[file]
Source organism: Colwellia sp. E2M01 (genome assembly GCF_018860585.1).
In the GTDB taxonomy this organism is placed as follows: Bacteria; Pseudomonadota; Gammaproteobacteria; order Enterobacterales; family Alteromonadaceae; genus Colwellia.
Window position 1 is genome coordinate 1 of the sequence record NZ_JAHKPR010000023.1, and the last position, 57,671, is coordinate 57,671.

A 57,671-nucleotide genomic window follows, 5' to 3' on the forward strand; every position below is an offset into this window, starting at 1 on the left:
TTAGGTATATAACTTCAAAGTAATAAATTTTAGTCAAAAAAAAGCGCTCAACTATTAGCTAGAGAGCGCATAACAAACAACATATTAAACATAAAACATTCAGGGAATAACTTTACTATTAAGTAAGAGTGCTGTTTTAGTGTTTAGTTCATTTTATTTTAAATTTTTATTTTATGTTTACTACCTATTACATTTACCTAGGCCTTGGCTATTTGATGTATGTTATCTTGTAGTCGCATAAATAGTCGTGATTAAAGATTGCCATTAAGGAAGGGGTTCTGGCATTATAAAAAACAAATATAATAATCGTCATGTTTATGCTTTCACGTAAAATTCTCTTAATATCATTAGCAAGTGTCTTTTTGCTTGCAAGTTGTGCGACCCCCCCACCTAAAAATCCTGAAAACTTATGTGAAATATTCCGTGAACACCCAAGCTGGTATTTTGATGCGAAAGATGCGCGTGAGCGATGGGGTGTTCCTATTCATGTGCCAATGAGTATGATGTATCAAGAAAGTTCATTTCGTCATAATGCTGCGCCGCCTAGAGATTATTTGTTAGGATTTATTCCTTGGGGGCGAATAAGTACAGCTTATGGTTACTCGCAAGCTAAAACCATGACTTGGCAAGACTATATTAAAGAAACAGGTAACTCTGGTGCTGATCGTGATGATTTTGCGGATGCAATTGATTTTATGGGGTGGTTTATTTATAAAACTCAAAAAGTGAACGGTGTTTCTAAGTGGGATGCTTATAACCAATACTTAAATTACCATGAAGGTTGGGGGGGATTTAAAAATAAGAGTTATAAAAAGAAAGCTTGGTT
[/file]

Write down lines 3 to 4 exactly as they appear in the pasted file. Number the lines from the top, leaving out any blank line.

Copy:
Window position 1 is genome coordinate 1 of the sequence record NZ_JAHKPR010000023.1, and the last position, 57,671, is coordinate 57,671.

A 57,671-nucleotide genomic window follows, 5' to 3' on the forward strand; every position below is an offset into this window, starting at 1 on the left: